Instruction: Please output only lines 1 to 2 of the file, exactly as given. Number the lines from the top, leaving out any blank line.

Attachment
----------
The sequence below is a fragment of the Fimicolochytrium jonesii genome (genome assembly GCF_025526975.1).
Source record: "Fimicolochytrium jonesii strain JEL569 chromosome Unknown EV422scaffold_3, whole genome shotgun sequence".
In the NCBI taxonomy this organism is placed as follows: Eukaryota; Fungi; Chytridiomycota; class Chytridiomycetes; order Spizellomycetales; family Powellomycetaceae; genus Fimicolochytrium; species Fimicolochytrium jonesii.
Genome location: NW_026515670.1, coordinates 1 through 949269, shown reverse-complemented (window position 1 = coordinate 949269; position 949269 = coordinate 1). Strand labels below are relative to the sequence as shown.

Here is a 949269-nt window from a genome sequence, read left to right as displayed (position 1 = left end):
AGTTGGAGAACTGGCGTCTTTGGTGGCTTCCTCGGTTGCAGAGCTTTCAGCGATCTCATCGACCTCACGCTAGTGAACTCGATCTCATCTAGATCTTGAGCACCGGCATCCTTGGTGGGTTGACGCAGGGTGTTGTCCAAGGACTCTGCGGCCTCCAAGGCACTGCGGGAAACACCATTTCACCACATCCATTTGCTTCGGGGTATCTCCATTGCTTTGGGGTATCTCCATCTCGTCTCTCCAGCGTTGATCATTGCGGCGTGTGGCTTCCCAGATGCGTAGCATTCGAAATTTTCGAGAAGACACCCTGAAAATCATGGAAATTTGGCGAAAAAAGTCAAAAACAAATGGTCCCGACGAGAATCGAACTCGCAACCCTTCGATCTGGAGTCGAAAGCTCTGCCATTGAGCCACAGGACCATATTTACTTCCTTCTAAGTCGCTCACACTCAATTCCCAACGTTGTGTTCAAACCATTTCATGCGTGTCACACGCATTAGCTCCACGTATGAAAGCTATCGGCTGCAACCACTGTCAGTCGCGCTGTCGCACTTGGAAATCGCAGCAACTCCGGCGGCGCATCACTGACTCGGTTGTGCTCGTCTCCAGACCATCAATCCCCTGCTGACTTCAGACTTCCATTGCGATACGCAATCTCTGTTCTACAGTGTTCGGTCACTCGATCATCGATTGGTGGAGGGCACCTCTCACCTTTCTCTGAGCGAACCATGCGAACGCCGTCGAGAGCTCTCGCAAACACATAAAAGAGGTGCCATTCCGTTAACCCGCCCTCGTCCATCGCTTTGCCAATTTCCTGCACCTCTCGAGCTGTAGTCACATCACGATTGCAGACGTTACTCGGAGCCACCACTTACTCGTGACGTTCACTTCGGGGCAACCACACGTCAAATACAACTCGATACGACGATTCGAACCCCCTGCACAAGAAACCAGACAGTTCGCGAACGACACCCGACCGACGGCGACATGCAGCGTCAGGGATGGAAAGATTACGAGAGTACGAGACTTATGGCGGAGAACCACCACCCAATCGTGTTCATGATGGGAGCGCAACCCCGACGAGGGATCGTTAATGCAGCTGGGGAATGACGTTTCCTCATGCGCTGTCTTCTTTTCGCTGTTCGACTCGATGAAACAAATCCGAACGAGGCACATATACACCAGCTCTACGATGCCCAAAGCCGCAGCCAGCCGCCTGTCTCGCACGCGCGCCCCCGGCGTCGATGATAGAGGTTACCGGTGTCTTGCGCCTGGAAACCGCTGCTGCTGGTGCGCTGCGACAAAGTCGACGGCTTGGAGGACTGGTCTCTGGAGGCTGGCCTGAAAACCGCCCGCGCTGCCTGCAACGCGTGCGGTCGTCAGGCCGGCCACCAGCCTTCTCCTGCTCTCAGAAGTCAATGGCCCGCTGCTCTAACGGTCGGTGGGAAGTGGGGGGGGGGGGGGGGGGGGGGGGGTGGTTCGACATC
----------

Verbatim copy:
The sequence below is a fragment of the Fimicolochytrium jonesii genome (genome assembly GCF_025526975.1).
Source record: "Fimicolochytrium jonesii strain JEL569 chromosome Unknown EV422scaffold_3, whole genome shotgun sequence".